Figure 2 also shows the sensitivities of skin temperatures and variations in PBL temperatures in response to changes in heat capacity of a ground CG, varying from 103 to 109 J m−2 K−1. No significant dependence on CG is found in the calculated skin temperatures or in the PBL temperatures when CG is <105 J m−2 K−1. Then, Δθg and Δθa decrease with CG when CG is larger than 105 J m−2 K−1. Note that the heat capacity CA of the PBL is equal to ρacaza, which approximates to 3 × 105 J m−2 K−1 when the mixing height za is 300 m. That is, when CG is <3 × 105 J m−2 K−1, CA dominates the magnitude of the diurnal fluctuations of both skin temperature and PBL temperature. Figure 3 shows τgg, τaa, and τm of the PBL-and-land system as functions of CG. It shows that τm is determined by τaa for CG < 106 J m−2 K−1 and is determined by τgg for CG larger than 106 J m−2 K−1.
Table 2 shows CG of various ground types. As can be seen, for snow, soil and ice, the values of CG are <106 J m−2 K−1. However, for a water body with a mixing depth (the thickness of its thermocline) thicker than 0.24 m, the value of CG of the water body is larger than 106 J m−2 K−1. From this table we can conclude that for land surfaces (CG < 106 J m−2 K−1), the half-life is about 8 hours. The half-life then increases to 11 hours for a water body with a thermocline depth of 1 m, 4 days with the depth increasing to 10 m, 1.4 months with a depth of 100 m, and 1.1 years with a depth of 1000 m. Sensitivity analysis by varying meteorological variables is also listed in the table, showing that the half-life generally increases with ra, rc, mc, za, and but decreases with . The half-life is more sensitive to ra, rc, and za but is less sensitive to other meteorological variables.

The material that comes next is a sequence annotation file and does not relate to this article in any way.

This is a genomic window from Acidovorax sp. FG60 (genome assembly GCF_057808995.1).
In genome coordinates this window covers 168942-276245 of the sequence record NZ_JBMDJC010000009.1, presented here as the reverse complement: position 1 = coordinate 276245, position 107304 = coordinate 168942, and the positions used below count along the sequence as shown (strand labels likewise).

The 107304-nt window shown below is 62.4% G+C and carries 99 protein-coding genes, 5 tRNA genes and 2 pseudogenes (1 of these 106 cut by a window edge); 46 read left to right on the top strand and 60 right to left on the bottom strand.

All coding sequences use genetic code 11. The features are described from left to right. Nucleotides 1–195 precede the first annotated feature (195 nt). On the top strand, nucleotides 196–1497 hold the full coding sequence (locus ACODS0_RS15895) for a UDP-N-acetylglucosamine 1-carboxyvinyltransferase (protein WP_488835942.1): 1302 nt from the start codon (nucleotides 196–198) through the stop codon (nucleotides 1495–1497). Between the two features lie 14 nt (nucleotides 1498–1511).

Table 2. Properties and Sensitivity of Half-Lives tH of Various Land Typesa